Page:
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Politics

sadface
I haven't made a political post in a long, long time.

I'd make one now, except just thinking about it depresses me. I was not happy about the results of the midterm, needless to say... and I am even less happy, if possible, about this "compromise" that Obama has made with the GOP on taxes. From where I sit, it smells more like capitulation than compromise. Give a lot, get almost nothing.

Obama is the most intelligent president we've had since Jimmy Carter... and, sad to say, he is looking more and more like Jimmy every day. A good man, but not a good leader. At least not so far. He doesn't seem to have the stomach for a fight. We need another FDR, another JFK, another LBJ. NOT Jimmy II. (And, yes, I know, Obama has accomplished some important stuff. But so did Jimmy. Camp David accords, remember?)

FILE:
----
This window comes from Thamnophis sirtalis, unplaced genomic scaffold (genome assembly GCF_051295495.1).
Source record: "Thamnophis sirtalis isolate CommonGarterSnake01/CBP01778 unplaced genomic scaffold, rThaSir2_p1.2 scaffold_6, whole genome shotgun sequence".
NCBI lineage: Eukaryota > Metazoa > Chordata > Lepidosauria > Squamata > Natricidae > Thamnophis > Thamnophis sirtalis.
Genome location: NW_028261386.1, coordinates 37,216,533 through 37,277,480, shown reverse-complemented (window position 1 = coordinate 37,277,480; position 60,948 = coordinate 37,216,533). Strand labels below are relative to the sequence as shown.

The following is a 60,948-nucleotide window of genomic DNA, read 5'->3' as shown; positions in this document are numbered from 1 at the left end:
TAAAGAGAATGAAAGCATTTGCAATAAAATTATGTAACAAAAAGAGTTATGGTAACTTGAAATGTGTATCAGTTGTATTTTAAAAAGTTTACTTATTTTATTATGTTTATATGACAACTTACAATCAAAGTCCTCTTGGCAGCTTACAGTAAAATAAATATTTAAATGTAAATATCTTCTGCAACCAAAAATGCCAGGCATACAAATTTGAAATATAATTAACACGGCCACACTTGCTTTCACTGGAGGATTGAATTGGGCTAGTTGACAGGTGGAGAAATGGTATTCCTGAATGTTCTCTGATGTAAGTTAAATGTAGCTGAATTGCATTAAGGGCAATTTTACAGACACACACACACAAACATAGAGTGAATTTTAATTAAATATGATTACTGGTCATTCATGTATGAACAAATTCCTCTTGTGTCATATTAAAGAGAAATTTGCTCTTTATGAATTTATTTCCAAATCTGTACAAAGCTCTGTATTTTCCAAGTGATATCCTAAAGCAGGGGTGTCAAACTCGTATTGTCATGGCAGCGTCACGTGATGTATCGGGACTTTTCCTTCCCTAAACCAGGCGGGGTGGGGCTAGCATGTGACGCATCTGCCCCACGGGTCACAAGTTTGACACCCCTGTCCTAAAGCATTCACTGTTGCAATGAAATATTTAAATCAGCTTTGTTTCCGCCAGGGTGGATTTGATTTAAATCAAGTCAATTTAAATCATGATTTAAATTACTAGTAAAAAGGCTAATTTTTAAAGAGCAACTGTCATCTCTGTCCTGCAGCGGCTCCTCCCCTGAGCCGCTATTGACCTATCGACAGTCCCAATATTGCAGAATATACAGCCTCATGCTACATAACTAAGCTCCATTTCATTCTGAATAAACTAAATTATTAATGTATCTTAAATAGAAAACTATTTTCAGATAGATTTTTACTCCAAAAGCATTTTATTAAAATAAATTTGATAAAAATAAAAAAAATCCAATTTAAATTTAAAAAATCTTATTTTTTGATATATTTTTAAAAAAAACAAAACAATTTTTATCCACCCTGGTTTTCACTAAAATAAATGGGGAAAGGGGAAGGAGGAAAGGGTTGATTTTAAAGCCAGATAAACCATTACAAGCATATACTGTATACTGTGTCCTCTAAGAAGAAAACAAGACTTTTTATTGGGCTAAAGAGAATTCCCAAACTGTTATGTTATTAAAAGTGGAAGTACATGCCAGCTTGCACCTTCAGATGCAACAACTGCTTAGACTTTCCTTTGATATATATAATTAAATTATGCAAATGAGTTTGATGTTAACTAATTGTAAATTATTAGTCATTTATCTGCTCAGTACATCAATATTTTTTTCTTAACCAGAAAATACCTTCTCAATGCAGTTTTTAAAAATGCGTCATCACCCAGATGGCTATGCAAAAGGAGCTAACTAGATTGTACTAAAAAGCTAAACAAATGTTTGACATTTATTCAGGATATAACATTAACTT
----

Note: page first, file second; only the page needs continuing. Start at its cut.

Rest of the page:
Yeats was writing about his own time in "The Second Coming," I know, but sometimes I think he was prescient:

Turning and turning in the widening gyre
The falcon cannot hear the falconer;
Things fall apart; the centre cannot hold;
Mere anarchy is loosed upon the world,
The blood-dimmed tide is loosed, and everywhere
The ceremony of innocence is drowned;
The best lack all conviction, while the worst
Are full of passionate intensity.

And could that rough beast whose hour has come round at least be... Sarah Palin?

No, please. Tell me that's just a bad dream. Somebody wake me up.

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Comments

( 200 comments )
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gonzo21
Dec. 15th, 2010 10:21 pm (UTC)
My feeling for it is that Palin is about the only candidate the Republicans could nominate to run, who ~can't~ beat Obama.

So in a sense, we should maybe hope that they will be dumb enough to go with her.
malegrim
Dec. 16th, 2010 12:20 am (UTC)
I agree. Palin doesn't scare me half as much as Huckabee, Romney, or Pawlenty.